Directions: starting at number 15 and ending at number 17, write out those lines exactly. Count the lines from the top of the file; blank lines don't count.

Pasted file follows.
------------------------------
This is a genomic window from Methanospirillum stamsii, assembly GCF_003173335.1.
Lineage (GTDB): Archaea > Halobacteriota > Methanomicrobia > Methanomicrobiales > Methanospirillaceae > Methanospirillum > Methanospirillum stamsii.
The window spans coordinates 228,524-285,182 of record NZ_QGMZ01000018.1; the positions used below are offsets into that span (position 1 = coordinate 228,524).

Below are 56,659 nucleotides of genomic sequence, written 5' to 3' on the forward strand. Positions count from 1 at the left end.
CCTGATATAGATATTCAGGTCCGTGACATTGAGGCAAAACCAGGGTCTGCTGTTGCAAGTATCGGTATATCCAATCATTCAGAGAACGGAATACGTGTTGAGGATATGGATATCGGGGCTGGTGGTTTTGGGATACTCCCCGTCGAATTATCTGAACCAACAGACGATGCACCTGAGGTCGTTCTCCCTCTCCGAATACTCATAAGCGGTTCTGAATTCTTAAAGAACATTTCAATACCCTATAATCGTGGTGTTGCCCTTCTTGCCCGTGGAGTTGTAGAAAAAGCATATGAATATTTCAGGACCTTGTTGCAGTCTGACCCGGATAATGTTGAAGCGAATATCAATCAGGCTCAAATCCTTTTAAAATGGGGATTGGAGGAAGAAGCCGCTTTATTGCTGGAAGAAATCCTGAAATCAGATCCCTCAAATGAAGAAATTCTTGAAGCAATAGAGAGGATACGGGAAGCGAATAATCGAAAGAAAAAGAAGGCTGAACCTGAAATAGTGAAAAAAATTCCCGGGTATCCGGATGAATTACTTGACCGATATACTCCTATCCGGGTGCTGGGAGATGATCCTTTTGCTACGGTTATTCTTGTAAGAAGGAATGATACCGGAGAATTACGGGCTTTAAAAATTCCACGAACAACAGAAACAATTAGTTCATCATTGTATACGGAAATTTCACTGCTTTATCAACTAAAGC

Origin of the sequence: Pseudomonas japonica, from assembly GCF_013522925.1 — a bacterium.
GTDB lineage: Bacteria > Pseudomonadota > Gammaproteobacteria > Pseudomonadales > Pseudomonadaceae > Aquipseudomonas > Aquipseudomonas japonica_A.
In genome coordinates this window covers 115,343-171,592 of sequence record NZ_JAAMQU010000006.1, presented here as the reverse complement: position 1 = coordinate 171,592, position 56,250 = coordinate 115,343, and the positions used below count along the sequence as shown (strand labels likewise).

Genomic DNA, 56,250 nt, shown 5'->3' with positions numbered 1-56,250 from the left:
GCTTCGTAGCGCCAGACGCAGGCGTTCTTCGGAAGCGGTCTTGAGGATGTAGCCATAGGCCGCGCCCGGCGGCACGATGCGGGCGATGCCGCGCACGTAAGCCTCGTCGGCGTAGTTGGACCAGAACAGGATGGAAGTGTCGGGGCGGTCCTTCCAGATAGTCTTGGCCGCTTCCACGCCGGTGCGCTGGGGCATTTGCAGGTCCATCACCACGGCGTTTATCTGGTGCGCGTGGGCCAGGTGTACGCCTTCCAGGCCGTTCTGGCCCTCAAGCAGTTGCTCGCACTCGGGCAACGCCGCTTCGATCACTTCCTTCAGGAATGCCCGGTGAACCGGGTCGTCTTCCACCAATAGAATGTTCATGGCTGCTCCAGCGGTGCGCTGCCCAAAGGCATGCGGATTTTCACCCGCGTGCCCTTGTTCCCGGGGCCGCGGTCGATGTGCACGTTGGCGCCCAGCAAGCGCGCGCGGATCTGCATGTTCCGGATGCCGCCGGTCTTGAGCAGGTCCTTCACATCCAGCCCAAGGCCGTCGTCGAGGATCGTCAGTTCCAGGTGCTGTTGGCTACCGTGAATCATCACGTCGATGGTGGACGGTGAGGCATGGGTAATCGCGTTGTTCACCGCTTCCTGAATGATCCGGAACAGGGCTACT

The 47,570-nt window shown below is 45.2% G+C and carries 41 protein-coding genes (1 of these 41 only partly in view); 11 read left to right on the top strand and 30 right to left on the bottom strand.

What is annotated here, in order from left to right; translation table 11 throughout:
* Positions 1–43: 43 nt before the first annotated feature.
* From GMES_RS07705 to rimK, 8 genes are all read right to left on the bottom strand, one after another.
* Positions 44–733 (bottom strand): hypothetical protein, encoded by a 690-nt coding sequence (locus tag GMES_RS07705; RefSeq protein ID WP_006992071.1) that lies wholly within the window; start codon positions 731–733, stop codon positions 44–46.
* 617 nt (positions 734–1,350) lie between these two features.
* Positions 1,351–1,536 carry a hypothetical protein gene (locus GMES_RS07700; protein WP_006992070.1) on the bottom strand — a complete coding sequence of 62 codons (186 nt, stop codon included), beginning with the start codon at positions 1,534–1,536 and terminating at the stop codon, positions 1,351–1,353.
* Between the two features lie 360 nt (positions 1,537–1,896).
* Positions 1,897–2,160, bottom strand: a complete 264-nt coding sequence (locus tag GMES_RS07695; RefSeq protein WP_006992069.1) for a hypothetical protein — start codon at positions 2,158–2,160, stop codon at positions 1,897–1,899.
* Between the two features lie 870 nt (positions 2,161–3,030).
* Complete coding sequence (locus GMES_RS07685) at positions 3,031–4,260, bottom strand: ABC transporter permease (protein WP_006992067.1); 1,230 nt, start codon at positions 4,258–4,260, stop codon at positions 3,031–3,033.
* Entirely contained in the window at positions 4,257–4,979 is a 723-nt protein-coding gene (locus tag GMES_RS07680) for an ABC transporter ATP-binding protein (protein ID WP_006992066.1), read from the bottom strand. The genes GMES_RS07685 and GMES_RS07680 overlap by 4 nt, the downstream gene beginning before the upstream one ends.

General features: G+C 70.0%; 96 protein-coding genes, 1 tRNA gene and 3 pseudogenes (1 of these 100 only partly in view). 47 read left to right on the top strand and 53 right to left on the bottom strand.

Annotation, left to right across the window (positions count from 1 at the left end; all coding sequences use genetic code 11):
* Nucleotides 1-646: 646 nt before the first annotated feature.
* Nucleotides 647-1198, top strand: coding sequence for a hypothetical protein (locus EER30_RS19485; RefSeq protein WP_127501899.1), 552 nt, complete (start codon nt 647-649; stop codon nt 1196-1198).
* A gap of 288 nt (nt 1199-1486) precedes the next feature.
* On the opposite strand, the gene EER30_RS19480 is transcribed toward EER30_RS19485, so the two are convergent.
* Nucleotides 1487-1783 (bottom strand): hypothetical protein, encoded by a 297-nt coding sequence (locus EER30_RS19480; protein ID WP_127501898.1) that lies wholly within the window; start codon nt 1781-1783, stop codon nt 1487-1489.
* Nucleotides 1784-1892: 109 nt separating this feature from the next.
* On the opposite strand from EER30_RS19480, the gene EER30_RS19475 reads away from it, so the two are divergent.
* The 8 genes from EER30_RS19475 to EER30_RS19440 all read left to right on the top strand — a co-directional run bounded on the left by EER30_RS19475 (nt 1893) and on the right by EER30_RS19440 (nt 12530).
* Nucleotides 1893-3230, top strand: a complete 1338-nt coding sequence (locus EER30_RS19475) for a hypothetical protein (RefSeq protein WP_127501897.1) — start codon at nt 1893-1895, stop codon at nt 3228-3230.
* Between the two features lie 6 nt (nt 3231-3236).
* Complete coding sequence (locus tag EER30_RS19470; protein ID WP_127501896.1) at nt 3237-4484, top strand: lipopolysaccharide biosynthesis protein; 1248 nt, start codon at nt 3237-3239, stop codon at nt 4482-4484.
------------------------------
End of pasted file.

* Positions 44–733 (bottom strand): hypothetical protein, encoded by a 690-nt coding sequence (locus tag GMES_RS07705; RefSeq protein ID WP_006992071.1) that lies wholly within the window; start codon positions 731–733, stop codon positions 44–46.
* 617 nt (positions 734–1,350) lie between these two features.
* Positions 1,351–1,536 carry a hypothetical protein gene (locus GMES_RS07700; protein WP_006992070.1) on the bottom strand — a complete coding sequence of 62 codons (186 nt, stop codon included), beginning with the start codon at positions 1,534–1,536 and terminating at the stop codon, positions 1,351–1,353.